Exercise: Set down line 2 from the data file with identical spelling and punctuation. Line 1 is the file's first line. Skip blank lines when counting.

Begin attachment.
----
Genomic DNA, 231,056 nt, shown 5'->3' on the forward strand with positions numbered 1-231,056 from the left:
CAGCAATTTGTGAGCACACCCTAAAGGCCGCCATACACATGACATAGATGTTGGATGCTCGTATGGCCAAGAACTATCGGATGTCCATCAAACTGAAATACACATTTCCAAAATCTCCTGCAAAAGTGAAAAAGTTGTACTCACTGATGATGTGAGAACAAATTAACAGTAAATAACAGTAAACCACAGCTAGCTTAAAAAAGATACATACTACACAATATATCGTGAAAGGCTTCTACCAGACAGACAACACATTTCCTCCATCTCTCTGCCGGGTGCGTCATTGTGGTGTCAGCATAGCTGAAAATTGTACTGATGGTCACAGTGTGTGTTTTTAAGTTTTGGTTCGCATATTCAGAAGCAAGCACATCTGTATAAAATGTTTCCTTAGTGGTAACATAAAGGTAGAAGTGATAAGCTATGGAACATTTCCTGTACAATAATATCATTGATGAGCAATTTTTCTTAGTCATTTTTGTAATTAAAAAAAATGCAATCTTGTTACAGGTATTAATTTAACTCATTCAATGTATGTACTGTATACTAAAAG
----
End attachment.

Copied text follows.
CAGCAATTTGTGAGCACACCCTAAAGGCCGCCATACACATGACATAGATGTTGGATGCTCGTATGGCCAAGAACTATCGGATGTCCATCAAACTGAAATACACATTTCCAAAATCTCCTGCAAAAGTGAAAAAGTTGTACTCACTGATGATGTGAGAACAAATTAACAGTAAATAACAGTAAACCACAGCTAGCTTAAAAAAGATACATACTACACAATATATCGTGAAAGGCTTCTACCAGACAGACAACACATTTCCTCCATCTCTCTGCCGGGTGCGTCATTGTGGTGTCAGCATAGCTGAAAATTGTACTGATGGTCACAGTGTGTGTTTTTAAGTTTTGGTTCGCATATTCAGAAGCAAGCACATCTGTATAAAATGTTTCCTTAGTGGTAACATAAAGGTAGAAGTGATAAGCTATGGAACATTTCCTGTACAATAATATCATTGATGAGCAATTTTTCTTAGTCATTTTTGTAATTAAAAAAAATGCAATCTTGTTACAGGTATTAATTTAACTCATTCAATGTATGTACTGTATACTAAAAG